Smith v. Kern County Land Co.Annotate this Case
WILLIAM V. SMITH, Appellant, v. KERN COUNTY LAND COMPANY (a Corporation), Respondent.
Oscar F. Catalano for Appellant.
Borton, Petrini, Conron & Brown, P. R. Borton and R. D. Patterson, Jr., for Respondent.
Plaintiff appeals from a judgment of dismissal in an action for damages for personal injuries. Defendant's general and special demurrer to the first amended complaint had been sustained with leave to amend, but plaintiff elected to stand on his pleading.
The principal question is whether the amended complaint stated a cause of action or, more precisely, whether plaintiff sufficiently alleged his status as an invitee.  On appeal from a judgment entered on demurrer, the allegations of the complaint must be liberally construed with a view to substantial justice between the parties (Code Civ. Proc., § 452), [51 Cal. 2d 207] the complaint must be reasonably interpreted and read as a whole, and any defects therein which do not affect the substantial rights of the parties should be disregarded. (Code Civ. Proc., § 475; see Speegle v. Board of Fire Underwriters, 29 Cal. 2d 34, 42 [172 P.2d 867]; Schaefer v. Berinstein, 140 Cal. App. 2d 278, 288 [295 P.2d 113]; Toney v. Security First Nat. Bank, 108 Cal. App. 2d 161, 167 [238 P.2d 645]; Gerritt v. Fullerton U.H. School Dist., 24 Cal. App. 2d 482, 486 [75 P.2d 627].) In line with these rules, we have concluded that plaintiff's pleading stated a cause of action against defendant.
The amended complaint alleged that plaintiff, a county employee, was using heavy excavating equipment on defendant's property to remove certain trees, roots, and stumps. The trees grew on a right-of-way owned by the county; the roots extended into defendant's adjoining property. On defendant's land, a blade on plaintiff's equipment struck a buried pipeline containing highly combustible fluids. In the resulting explosion, plaintiff was injured. He alleged that the proximate cause of the injury was defendant's negligent failure to advise the county and its employees of the presence of the pipeline or of the dangerous substances it carried.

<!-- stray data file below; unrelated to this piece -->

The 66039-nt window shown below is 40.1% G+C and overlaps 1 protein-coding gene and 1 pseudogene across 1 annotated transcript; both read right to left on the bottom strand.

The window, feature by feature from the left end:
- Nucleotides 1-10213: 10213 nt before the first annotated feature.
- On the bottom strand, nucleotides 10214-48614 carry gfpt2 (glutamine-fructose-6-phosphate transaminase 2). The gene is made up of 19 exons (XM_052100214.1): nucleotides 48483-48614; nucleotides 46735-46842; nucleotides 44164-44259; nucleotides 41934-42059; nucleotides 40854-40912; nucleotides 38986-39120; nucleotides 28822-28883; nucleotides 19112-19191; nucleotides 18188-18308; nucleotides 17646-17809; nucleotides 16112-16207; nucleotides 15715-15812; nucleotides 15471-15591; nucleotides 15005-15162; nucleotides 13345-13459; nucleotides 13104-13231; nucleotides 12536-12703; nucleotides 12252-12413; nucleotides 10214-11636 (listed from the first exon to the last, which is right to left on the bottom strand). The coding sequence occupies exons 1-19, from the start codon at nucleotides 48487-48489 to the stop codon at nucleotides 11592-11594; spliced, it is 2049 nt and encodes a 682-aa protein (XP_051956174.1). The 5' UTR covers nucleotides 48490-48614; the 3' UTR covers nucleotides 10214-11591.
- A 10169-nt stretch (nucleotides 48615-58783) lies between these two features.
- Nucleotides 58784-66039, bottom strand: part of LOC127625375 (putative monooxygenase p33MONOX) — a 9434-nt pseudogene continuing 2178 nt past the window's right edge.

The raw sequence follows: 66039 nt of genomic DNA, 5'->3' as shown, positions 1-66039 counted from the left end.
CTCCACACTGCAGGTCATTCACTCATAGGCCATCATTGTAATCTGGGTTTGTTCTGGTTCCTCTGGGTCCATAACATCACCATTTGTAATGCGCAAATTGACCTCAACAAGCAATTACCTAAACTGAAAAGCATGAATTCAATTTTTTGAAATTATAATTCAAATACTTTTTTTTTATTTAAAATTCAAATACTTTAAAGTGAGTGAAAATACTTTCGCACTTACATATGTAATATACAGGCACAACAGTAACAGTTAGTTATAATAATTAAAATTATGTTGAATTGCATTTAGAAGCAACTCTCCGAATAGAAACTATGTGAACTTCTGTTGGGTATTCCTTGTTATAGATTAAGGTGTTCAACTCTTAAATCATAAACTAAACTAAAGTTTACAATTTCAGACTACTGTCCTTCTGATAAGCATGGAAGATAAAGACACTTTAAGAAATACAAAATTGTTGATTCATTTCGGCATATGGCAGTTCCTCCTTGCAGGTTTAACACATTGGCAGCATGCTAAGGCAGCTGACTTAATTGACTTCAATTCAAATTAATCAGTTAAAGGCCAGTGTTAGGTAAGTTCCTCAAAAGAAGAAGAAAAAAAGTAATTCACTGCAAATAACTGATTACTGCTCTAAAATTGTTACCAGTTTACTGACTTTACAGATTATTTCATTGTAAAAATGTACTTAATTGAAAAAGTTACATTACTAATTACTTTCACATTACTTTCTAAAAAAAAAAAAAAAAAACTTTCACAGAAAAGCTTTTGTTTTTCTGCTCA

The amended complaint further alleged that defendant and the county "desired and wished" the trees, roots, and stumps to be removed, and that several days before the accident defendant "gave permission" to the county and its employees to enter upon the land for that purpose.
Defendant claims that the complaint shows only that plaintiff was a licensee, "a person whose presence is not invited but merely tolerated." (Laidlaw v. Perozzi, 130 Cal. App. 2d 169, 171, 172.) In particular, it relies on Fisher v. General Petroleum Corp., 123 Cal. App. 2d 770 [267 P.2d 841], which it claims involved an identical factual situation. In the Fisher case, plaintiff's decedent was injured when the blade of his bulldozer struck a buried bull plug attached to a pipeline containing combustible fluids. Defendant had given a "right of way" to a gas company; decedent was an employee of an independent contractor hired by the gas company to excavate and lay pipe. In reversing the judgment for damages, the court held: "Mere permission of an owner ... to enter and use a certain portion of the premises is indicative of a license merely and not of an invitation. ... [T]here was no duty devolving upon defendants to inform Mr. Fisher of the bull plug which was the cause of the accident for the reason that the only relationship between him and defendants was that [51 Cal. 2d 208] of licensee and licensor. ... [T]he mere fact of their tolerance and acquiescence in his presence on the right of way as a licensee did not constitute an invitation express or implied. Therefore since none of defendants wantonly or wilfully inflicted injury upon decedent no liability attaches to them for the unfortunate injury which resulted in his death." (Pp. 778-780.)